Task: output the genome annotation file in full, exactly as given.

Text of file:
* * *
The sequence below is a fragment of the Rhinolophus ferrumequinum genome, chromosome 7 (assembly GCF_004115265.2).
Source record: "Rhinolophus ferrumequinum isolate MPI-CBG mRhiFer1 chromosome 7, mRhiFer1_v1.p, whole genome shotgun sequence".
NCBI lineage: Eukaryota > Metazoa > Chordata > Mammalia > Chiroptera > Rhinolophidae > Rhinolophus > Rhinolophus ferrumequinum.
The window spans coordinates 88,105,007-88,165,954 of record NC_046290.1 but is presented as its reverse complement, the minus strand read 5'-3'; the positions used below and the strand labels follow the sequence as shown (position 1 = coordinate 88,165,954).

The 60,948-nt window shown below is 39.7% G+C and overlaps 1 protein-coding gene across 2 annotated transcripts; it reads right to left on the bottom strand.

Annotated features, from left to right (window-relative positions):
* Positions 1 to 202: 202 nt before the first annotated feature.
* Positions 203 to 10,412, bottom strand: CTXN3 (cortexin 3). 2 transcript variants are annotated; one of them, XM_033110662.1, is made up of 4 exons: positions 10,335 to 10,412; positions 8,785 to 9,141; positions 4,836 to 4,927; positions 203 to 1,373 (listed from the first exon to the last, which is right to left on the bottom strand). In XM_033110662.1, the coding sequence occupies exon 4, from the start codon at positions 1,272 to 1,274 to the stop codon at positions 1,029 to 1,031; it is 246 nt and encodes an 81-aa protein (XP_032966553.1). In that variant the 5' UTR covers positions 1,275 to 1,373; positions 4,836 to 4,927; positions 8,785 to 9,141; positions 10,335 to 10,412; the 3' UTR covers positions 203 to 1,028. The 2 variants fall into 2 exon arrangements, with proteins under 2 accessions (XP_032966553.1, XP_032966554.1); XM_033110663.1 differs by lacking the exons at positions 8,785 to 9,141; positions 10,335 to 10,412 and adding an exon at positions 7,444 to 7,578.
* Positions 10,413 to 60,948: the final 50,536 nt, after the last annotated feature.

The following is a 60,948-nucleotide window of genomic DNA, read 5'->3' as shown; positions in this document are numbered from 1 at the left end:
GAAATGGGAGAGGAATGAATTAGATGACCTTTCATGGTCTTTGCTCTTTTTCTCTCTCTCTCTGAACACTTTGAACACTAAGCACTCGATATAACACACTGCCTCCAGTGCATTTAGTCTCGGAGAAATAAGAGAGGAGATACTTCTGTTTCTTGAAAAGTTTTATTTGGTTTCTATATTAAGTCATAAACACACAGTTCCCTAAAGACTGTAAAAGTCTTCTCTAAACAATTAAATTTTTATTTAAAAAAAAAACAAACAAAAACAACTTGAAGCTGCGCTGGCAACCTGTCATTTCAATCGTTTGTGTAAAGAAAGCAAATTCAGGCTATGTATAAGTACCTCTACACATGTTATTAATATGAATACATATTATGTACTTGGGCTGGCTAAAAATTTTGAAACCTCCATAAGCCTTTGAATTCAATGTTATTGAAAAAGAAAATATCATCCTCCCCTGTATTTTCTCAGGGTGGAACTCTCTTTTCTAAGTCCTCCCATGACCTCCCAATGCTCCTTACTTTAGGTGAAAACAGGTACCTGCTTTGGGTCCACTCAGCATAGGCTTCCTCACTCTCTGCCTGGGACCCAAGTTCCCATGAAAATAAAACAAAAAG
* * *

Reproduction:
The sequence below is a fragment of the Rhinolophus ferrumequinum genome, chromosome 7 (assembly GCF_004115265.2).
Source record: "Rhinolophus ferrumequinum isolate MPI-CBG mRhiFer1 chromosome 7, mRhiFer1_v1.p, whole genome shotgun sequence".
NCBI lineage: Eukaryota > Metazoa > Chordata > Mammalia > Chiroptera > Rhinolophidae > Rhinolophus > Rhinolophus ferrumequinum.
The window spans coordinates 88,105,007-88,165,954 of record NC_046290.1 but is presented as its reverse complement, the minus strand read 5'-3'; the positions used below and the strand labels follow the sequence as shown (position 1 = coordinate 88,165,954).

The 60,948-nt window shown below is 39.7% G+C and overlaps 1 protein-coding gene across 2 annotated transcripts; it reads right to left on the bottom strand.

Annotated features, from left to right (window-relative positions):
* Positions 1 to 202: 202 nt before the first annotated feature.
* Positions 203 to 10,412, bottom strand: CTXN3 (cortexin 3). 2 transcript variants are annotated; one of them, XM_033110662.1, is made up of 4 exons: positions 10,335 to 10,412; positions 8,785 to 9,141; positions 4,836 to 4,927; positions 203 to 1,373 (listed from the first exon to the last, which is right to left on the bottom strand). In XM_033110662.1, the coding sequence occupies exon 4, from the start codon at positions 1,272 to 1,274 to the stop codon at positions 1,029 to 1,031; it is 246 nt and encodes an 81-aa protein (XP_032966553.1). In that variant the 5' UTR covers positions 1,275 to 1,373; positions 4,836 to 4,927; positions 8,785 to 9,141; positions 10,335 to 10,412; the 3' UTR covers positions 203 to 1,028. The 2 variants fall into 2 exon arrangements, with proteins under 2 accessions (XP_032966553.1, XP_032966554.1); XM_033110663.1 differs by lacking the exons at positions 8,785 to 9,141; positions 10,335 to 10,412 and adding an exon at positions 7,444 to 7,578.
* Positions 10,413 to 60,948: the final 50,536 nt, after the last annotated feature.

The following is a 60,948-nucleotide window of genomic DNA, read 5'->3' as shown; positions in this document are numbered from 1 at the left end:
GAAATGGGAGAGGAATGAATTAGATGACCTTTCATGGTCTTTGCTCTTTTTCTCTCTCTCTCTGAACACTTTGAACACTAAGCACTCGATATAACACACTGCCTCCAGTGCATTTAGTCTCGGAGAAATAAGAGAGGAGATACTTCTGTTTCTTGAAAAGTTTTATTTGGTTTCTATATTAAGTCATAAACACACAGTTCCCTAAAGACTGTAAAAGTCTTCTCTAAACAATTAAATTTTTATTTAAAAAAAAAACAAACAAAAACAACTTGAAGCTGCGCTGGCAACCTGTCATTTCAATCGTTTGTGTAAAGAAAGCAAATTCAGGCTATGTATAAGTACCTCTACACATGTTATTAATATGAATACATATTATGTACTTGGGCTGGCTAAAAATTTTGAAACCTCCATAAGCCTTTGAATTCAATGTTATTGAAAAAGAAAATATCATCCTCCCCTGTATTTTCTCAGGGTGGAACTCTCTTTTCTAAGTCCTCCCATGACCTCCCAATGCTCCTTACTTTAGGTGAAAACAGGTACCTGCTTTGGGTCCACTCAGCATAGGCTTCCTCACTCTCTGCCTGGGACCCAAGTTCCCATGAAAATAAAACAAAAAG